2015 February 28 – A “normal” end-of-February winter landscape in Edmonton
If you are from Edmonton do you remember the year we almost didn’t have winter. I know, you’re thinking I’m crazy! I’ve lived here my entire life and really have questioned my memory around this event.
It was the winter of 2005/2006. My memory was that we got through February with basically no snow! Then on March 1st we got a big dumb of snow and March was brutal – very wintery! So did I imagine this?
I went back to the “Environment Canada” weather records and this is what the history showed for the Edmonton Municipal Airport in January 2006. Look at the Snowfall stats for the month: Zero – everyday!
So how was February? Pretty good (unless you are a skier). The trend continued! No snow on the ground until February 22nd and then only a measly 1 cm had accumulated. A few more snow flurries left a total of 4 cm on the ground by the end of February. In a normal year we would have more than this amount of snow still on the ground, still unmelted from when it fell in November.
So was my memory of the miserable March backed up by the the records? Well, Yes! On March 1st we got our biggest snow fall of the winter, twice as much fell as had accumulated all winter to that point. It snowed 5 out of the first 11 days of March. Then we got the biggest dump of the winter, over 20 cm on March 18th. By the end of March, despite some significant melting there was still more snow on the ground than there had been at the end of February!
Spring did soon arrive – April 1st was actually the last day with a record of snow on the ground in Edmonton that year.
This winter of 2014/15 has been normal (which is to say it feels much too long already by the end of February). But, the key to surviving an Edmonton winter is to find the beauty in it. Today I was out for a walk in Edmonton’s river valley and yes, with white snow and blue skies it was beautiful.
Ice Lump and Fallen Tree
A Snowy Path leading out of the River Valley
Posted in: photo
, River Valley
, Conference Centre
, Edmonton Ski Club
, James MacDonald
, Louise McKinney
, Low Level
, river valley
The North Saskatchewan river valley is one of the City of Edmonton’s defining features and points of pride.
In every season the view of and across the valley is something to behold. It was the lovely, winter afternoon of Feb 21 (2015) when I snapped these images of the river valley from the top (northside) of the riverbank between 96th and 97th Streets.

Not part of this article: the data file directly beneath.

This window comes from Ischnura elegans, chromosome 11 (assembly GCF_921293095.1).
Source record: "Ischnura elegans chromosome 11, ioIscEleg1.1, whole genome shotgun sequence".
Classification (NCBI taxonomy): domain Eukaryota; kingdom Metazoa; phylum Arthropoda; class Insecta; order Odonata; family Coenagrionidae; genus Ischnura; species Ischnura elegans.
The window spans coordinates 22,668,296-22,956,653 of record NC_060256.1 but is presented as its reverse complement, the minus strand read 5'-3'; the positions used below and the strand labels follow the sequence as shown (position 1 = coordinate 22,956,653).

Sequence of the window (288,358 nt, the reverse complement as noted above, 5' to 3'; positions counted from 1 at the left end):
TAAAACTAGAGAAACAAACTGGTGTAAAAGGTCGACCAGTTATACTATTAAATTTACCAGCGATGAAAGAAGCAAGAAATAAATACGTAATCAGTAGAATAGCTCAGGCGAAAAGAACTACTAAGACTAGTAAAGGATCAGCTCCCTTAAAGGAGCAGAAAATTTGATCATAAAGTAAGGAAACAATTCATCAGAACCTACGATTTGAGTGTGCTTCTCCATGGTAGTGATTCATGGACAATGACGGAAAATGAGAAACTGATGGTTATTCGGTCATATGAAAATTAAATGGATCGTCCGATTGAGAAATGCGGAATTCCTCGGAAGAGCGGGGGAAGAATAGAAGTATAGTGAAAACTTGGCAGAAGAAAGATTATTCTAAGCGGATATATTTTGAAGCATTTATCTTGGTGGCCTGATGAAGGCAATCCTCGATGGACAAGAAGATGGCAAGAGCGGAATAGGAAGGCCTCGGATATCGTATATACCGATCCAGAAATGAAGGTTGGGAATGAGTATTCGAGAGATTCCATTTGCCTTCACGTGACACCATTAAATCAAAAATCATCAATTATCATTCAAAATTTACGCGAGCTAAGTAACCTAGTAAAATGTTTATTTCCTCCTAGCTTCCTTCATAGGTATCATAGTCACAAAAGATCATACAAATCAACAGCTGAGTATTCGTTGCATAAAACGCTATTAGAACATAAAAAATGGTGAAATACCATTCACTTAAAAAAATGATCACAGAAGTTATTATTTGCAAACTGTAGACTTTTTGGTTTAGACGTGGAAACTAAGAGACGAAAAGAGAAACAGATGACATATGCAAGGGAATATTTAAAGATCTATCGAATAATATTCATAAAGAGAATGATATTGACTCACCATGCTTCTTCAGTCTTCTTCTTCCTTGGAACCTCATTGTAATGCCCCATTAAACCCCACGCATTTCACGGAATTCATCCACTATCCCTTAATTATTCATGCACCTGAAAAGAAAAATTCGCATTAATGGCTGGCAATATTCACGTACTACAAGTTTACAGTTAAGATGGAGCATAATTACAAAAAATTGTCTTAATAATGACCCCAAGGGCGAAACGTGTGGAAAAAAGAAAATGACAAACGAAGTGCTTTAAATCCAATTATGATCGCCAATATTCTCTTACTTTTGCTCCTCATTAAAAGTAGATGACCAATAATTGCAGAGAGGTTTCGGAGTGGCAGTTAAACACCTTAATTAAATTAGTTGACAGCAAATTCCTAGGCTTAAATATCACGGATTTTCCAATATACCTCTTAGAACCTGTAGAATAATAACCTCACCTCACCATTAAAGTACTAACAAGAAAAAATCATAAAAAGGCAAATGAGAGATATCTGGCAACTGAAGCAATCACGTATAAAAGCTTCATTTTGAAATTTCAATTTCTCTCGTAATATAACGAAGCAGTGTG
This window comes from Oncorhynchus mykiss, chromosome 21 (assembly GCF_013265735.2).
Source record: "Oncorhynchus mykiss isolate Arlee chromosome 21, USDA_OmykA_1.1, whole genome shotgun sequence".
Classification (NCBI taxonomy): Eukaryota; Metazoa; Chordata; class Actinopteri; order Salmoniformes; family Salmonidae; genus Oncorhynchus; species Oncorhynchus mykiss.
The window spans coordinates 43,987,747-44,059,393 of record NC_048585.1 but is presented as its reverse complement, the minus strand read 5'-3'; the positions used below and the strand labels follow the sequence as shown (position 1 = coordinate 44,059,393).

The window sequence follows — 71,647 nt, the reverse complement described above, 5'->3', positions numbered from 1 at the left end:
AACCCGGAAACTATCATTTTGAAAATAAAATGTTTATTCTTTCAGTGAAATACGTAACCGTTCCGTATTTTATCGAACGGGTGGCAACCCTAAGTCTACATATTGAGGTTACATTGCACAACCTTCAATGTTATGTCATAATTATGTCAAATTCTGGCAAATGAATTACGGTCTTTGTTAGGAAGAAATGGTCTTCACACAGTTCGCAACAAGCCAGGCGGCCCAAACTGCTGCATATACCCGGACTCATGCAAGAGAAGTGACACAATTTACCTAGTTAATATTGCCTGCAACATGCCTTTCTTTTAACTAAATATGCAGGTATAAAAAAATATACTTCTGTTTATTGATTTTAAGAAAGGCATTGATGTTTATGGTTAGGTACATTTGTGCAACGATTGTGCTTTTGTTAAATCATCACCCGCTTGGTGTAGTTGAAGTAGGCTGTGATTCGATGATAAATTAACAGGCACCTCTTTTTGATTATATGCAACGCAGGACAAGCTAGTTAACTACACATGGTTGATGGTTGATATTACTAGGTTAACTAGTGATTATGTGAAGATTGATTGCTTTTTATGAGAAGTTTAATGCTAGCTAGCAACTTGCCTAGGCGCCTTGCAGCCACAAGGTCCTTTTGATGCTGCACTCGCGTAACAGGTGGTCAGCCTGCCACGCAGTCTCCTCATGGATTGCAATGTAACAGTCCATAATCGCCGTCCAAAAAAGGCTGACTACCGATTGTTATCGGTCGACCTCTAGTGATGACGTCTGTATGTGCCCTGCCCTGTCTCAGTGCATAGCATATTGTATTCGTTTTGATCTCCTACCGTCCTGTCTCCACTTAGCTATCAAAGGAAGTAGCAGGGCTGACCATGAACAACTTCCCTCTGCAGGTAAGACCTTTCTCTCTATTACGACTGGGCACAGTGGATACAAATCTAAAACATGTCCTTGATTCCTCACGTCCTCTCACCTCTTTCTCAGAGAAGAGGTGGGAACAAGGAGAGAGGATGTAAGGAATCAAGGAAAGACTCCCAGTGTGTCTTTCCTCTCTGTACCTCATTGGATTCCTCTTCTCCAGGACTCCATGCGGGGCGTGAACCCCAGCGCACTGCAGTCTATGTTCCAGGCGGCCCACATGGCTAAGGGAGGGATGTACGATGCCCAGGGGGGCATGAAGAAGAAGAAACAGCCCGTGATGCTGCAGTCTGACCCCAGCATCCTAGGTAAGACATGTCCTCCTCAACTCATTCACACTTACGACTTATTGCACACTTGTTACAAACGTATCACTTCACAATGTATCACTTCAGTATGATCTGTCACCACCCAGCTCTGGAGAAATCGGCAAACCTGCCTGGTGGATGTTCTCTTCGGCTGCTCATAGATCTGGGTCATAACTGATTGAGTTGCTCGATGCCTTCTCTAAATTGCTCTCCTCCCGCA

Chinese Pagoda in Louise McKinney Park
I love the old pedestrian bridge that spans between Louise McKinney park on the northside and the Cloverdale community on the southside. It is distressing to me that the bridge might be torn down in the near future!
On the southside of the valley lies the community of Cloverdale which is home to both the Muttart Conservatory (2 of the 4 pyramids pictured below) and the Edmonton Ski Club (on the slopes in the background)
Pyramids and Moguls
The east end of the Edmonton Ski Club in the distance on the left and on the right the reflections from the Shaw Conference Centre
Two of the downtown bridges (roadways) – the Low Level in the foreground and the James MacDonald behind it:
Today (2015 February 15) I was wandering around downtown Edmonton, taking photos of what ever caught my eye: buildings, the sky, snow and ice. What I don’t take pictures of generally are people (too shy to ask anyone if they’d mind). A few months ago I posted about how I passed a guy sitting on some stairs in the river valley and he asked if I would take his photo. That was the first time that happened and happily obliged.
Today it happened again. I was standing on the corner of 100 St. and 101A Ave. in downtown Edmonton, waiting for the light to change when a fellow standing next to me asks if I would take his picture. “Sure”, says I. He asked if I worked for a paper and I said no but he still wanted his picture taken. I don’t really know why but it doesn’t matter. Without any prompting from me he assumed a nice, serious pose. I pushed the shutter; we said thanks to each other and the walk light changed. I crossed the street and I am not sure where he went. I never thought to even ask his name.
He couldn’t have thought that he’d ever see the photo of him, but here it is and perhaps somehow , someday he will.
Portrait of a Man on the Street (Edmonton, 2015/2/21)